The second image was a picture with Point A and Point B but the line was far from straight. It dipped and curved, rose and fell, from one point to another in a sloppy squiggly mess. 

The title: “What the creative process is ACTUALLY like.”

This guilt that comes with not feeling productive on our creative journey is something no creative should have to carry.

If your process is feeling discombobulated and more like the second image in this meme, it’s because you, like my client, are in the messy middle of your scribble (aka your mid-scribble era)! 

Here are some key takeaways that my client’s coaching call with me revealed about productivity and the creative process — especially as business owners — so that you can give yourself grace on your unique journey from Point A to B (and maybe stumble upon C along the way)!

The Takeaways

Rest is Productive

The mantra doesn’t lie– rest IS productive! Rest is not a break from productivity; it is a catalyst for it. Embrace the idea that allowing your mind to wander, explore, and recharge is an essential part of the creative process.

Reframe Your Definition of Productive

It’s crucial to broaden our perspective on productivity. Sometimes, the intangible outcomes of our creative process are just as valuable as the visible ones. Just because you haven’t ticked a box off your to-do list doesn’t mean you haven’t gained any traction. Sometimes we need to slow down now to speed up later.

Redefine Your Definition of Rest

Rest can take many forms. For my client, creative time working on a project outside of her creative business felt restful. For others, a good old-fashioned nap or sleeping in an extra hour after your alarm goes off counts as rest. The truth is, rest is whatever fills you up energetically and creatively. It will most likely shift in different seasons of life or business or as your needs change! 

Invisible Progress Matters

Just because you can’t see how it all comes together right away doesn’t mean your downtime wasn’t productive. We are constantly processing (not just our work but also current events and personal situations), both consciously and subconsciously, even when we don’t feel like we’re “on task” or “focused.” Trust the process, even if it feels like you’re wasting time in the moment. Sometimes, the most significant breakthroughs come from unexpected places.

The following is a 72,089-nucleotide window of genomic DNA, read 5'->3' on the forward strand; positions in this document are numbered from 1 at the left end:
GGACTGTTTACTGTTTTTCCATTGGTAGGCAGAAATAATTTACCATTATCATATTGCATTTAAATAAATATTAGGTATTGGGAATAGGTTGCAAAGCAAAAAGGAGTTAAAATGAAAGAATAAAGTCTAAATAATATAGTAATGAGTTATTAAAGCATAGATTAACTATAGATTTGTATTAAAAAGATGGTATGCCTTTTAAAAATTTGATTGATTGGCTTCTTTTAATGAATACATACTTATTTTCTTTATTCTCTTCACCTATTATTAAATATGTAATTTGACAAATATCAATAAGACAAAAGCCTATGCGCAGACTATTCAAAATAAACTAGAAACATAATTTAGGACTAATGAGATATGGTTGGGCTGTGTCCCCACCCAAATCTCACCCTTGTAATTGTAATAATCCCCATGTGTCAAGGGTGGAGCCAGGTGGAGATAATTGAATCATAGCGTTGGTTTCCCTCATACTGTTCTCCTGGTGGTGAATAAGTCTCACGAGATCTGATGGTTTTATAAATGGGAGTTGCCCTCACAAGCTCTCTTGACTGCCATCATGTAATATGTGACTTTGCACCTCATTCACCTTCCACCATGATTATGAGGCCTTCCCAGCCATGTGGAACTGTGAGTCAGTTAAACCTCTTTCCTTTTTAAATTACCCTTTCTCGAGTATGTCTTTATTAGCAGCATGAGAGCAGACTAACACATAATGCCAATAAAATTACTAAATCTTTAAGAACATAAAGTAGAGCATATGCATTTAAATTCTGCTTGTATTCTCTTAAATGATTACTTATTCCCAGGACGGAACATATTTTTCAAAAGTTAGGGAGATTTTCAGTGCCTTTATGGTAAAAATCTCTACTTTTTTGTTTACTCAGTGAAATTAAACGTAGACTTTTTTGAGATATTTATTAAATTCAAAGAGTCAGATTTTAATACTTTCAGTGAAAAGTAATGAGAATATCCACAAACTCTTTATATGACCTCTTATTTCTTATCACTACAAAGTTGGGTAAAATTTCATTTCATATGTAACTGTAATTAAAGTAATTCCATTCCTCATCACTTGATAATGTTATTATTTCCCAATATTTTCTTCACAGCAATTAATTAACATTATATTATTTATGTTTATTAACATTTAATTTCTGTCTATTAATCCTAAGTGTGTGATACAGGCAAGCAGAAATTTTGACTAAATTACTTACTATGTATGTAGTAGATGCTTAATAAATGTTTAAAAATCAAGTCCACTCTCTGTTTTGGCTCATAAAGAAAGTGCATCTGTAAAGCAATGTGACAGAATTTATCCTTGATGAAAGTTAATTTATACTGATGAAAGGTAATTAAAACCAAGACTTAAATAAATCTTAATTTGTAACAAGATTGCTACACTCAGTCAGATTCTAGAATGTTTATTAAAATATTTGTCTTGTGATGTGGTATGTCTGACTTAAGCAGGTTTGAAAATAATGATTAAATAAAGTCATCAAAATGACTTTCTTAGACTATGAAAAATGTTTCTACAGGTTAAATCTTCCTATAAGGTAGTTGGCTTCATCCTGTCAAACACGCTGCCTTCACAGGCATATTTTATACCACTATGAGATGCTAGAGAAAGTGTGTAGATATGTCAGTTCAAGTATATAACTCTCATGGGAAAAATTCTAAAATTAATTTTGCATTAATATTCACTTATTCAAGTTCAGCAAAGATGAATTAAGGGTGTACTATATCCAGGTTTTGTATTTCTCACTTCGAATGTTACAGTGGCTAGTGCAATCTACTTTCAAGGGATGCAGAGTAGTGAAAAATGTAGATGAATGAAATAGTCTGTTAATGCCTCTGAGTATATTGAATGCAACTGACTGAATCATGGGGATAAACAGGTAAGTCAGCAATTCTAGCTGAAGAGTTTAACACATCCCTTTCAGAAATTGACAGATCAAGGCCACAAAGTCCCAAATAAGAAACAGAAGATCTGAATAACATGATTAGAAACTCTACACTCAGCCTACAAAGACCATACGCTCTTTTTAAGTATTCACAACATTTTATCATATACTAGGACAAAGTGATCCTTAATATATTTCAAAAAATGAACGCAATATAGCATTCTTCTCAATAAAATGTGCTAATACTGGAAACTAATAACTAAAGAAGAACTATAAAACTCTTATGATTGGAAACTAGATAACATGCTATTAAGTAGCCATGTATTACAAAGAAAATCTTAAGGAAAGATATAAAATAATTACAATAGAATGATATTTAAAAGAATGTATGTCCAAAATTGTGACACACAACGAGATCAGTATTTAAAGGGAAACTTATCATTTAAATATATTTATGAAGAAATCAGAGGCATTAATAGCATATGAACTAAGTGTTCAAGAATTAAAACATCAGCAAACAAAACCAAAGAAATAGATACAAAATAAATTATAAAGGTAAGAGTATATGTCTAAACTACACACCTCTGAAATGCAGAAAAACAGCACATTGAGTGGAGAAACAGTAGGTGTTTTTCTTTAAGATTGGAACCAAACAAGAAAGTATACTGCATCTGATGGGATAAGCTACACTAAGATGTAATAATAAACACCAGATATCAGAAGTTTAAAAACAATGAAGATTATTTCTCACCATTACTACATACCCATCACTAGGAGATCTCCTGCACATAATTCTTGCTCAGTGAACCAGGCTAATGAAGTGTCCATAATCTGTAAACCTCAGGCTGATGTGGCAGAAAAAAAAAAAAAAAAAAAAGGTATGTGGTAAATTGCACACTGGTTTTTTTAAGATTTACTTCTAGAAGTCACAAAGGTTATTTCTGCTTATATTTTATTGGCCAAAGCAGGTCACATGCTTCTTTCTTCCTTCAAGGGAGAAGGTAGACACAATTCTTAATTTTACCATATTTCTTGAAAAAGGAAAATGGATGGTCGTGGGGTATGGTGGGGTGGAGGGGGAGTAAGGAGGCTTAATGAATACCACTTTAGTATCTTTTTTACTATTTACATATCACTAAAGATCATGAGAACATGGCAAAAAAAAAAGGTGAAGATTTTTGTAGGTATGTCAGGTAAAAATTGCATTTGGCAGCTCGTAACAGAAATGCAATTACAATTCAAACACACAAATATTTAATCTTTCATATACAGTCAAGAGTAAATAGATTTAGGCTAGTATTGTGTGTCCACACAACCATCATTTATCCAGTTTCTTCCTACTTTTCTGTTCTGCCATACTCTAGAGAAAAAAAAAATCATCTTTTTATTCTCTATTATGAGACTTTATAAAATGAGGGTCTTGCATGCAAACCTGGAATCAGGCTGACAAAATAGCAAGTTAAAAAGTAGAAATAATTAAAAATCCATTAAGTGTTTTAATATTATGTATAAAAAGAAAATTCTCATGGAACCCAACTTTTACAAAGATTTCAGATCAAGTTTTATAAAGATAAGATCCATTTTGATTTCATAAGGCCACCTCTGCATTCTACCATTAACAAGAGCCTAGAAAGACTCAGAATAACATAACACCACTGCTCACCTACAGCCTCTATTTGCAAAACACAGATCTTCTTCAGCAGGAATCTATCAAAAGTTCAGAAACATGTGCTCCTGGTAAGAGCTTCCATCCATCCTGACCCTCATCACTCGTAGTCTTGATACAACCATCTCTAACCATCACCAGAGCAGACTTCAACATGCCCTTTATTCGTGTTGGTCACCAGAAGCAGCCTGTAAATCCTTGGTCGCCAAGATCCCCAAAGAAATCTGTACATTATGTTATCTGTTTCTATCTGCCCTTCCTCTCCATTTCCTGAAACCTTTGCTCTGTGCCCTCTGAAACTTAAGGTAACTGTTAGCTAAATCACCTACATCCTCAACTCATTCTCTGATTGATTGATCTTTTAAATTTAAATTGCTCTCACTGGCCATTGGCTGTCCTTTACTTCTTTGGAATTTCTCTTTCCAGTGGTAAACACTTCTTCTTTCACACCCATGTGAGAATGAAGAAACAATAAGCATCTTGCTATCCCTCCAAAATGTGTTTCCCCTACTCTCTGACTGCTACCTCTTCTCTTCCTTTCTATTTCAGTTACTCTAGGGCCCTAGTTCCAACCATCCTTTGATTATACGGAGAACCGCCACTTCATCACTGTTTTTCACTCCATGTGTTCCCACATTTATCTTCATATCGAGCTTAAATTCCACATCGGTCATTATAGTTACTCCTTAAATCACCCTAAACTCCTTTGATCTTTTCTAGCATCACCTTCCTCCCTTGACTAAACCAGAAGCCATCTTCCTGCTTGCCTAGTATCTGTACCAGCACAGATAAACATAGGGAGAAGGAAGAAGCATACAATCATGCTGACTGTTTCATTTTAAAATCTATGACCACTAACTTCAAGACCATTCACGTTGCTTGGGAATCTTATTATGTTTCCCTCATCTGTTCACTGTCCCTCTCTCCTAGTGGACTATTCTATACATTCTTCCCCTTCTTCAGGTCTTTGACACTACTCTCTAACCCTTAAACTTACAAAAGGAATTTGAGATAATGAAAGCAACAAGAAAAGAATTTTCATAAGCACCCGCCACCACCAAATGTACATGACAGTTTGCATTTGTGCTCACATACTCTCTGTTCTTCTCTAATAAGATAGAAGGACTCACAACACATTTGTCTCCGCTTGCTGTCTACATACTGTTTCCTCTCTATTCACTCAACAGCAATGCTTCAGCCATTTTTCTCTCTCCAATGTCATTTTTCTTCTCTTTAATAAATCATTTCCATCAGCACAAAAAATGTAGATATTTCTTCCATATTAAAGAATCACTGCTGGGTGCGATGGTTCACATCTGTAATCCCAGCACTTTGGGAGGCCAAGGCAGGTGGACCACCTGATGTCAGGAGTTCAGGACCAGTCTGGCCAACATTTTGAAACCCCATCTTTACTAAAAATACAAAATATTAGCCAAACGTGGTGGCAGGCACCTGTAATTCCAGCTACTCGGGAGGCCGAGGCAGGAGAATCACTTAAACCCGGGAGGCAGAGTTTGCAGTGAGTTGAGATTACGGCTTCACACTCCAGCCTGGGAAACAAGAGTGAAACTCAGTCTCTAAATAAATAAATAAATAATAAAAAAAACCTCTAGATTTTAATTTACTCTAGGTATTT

Your Self-Worth is Not Tied to Output

It’s easy to fall into the trap of equating self-worth with productivity, especially when your creative work is so closely tied to your profession and your income. Remember, you are not defined by your output. Your value as a creative goes beyond what you produce and you are more than your business or your creations.

Burnout is Avoidable

Constantly trying to measure up to traditional notions of productivity is a surefire path to burnout. We live in a society where people are constantly trying to fit more and more into the same 24-hour day with productivity hacks when in reality, often less is more! Recognize that rest is a necessary component for regeneration, both physically and creatively.

Rest is a Biological Need, Not a Luxury

Understand that rest is not a luxury to be earned. It is literally a biological need (cells do it!). Give yourself permission to take a nap, read a book (just for fun’s sake), sunbathe, mindlessly putter, or gaze at the stars without feeling the need to justify, defend, or explain it – even if resting doesn’t actually translate into productivity!

Seriously, consider writing yourself a permission slip– it can be a powerful exercise!

When you’re in a state of ease instead of fight-or-flight, creativity will flow in your work, and you’ll have clarity when it comes to decision-making in your business. 


To sum it up, the big takeaway here is simple: rest and creative time aren’t just about taking a break; it’s an important part of being creative, especially as a creative entrepreneur! It’s time we recognize its significance, not as a luxury, but as a necessity and even a strength.

What if resting consistently could actually become your superpower and the greatest investment you make in your work and your business?

As I reminded my client, during her drawing sessions, she had ample time for processing and reflection. I firmly believe that this restful, seemingly “unproductive” period allowed her to slow down so she can move forward more intentionally and make thoughtfully aligned decisions for her business. It also provided the opportunity to replenish her creative well. So, when the inspiration to write strikes, the words will naturally flow.

As you go on your creative journey, remember that giving yourself time to recharge isn’t just something you can do – it’s something you must do. Your creative projects will thank you for the energy boost that comes from recognizing how important rest –in all its shapes and forms– truly is.

Ready to make rest a non-negotiable part of your creative process? It all comes down to building a business you love that loves you back. 

When you get clear on what you value and prioritize, you can intentionally create a business that fits your needs and goals now and in the future. This is what I teach creative entrepreneurs like you how to do (without the guesswork) in my digital course Business Building for Creatives

Check it out here!